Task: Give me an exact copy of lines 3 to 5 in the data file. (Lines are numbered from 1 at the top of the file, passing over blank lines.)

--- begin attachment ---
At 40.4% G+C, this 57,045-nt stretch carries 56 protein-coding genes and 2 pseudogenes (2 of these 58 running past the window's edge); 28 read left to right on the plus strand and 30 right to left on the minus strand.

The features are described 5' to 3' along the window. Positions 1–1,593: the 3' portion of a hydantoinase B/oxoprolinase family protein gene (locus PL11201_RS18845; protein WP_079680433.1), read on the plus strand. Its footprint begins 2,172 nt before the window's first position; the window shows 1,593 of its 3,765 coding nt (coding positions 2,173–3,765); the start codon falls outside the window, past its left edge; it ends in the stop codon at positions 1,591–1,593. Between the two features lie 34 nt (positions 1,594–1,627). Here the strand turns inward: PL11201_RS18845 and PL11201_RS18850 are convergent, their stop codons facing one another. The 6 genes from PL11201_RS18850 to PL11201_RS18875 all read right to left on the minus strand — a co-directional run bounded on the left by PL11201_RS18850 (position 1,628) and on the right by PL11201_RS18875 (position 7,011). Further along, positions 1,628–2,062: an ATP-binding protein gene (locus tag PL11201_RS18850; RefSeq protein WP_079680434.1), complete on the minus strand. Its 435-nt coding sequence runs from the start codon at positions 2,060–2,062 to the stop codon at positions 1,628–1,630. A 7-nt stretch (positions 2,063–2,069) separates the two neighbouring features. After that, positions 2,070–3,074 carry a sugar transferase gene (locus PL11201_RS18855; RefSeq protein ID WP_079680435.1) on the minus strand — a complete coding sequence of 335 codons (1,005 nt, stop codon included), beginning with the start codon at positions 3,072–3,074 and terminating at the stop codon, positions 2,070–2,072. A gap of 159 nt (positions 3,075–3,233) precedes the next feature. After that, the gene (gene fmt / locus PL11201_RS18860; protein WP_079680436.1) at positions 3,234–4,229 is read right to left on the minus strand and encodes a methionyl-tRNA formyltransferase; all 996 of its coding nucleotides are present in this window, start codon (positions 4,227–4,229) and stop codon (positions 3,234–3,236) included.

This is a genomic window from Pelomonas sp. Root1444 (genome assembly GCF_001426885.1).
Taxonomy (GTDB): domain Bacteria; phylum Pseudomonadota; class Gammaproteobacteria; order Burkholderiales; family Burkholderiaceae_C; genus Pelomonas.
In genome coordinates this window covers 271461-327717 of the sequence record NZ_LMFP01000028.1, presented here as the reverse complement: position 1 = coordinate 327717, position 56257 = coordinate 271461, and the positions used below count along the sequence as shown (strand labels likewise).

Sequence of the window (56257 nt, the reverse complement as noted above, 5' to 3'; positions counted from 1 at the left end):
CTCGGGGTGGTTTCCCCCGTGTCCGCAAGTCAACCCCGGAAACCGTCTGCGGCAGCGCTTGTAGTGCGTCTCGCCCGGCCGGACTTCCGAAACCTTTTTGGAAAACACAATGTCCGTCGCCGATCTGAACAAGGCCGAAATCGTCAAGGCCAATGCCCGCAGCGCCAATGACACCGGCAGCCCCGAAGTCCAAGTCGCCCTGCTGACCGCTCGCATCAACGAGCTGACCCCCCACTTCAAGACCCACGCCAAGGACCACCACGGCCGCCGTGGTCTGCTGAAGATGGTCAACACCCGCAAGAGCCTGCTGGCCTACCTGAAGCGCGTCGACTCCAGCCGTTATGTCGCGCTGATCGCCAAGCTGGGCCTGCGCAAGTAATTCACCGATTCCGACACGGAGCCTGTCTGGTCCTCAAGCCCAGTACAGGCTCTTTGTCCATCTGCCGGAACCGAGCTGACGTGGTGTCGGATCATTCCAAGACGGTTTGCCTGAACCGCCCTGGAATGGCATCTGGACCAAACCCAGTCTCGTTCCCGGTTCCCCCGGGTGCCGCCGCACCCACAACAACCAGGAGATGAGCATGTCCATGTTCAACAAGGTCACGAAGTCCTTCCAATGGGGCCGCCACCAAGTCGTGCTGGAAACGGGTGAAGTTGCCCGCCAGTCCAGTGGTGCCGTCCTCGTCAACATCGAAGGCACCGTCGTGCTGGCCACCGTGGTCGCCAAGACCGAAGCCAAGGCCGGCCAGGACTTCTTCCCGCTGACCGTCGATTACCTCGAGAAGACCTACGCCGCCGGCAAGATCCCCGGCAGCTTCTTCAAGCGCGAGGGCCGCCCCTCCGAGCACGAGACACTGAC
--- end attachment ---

This is a genomic window from Pelomonas sp. Root1444 (genome assembly GCF_001426885.1).
Taxonomy (GTDB): domain Bacteria; phylum Pseudomonadota; class Gammaproteobacteria; order Burkholderiales; family Burkholderiaceae_C; genus Pelomonas.
In genome coordinates this window covers 271461-327717 of the sequence record NZ_LMFP01000028.1, presented here as the reverse complement: position 1 = coordinate 327717, position 56257 = coordinate 271461, and the positions used below count along the sequence as shown (strand labels likewise).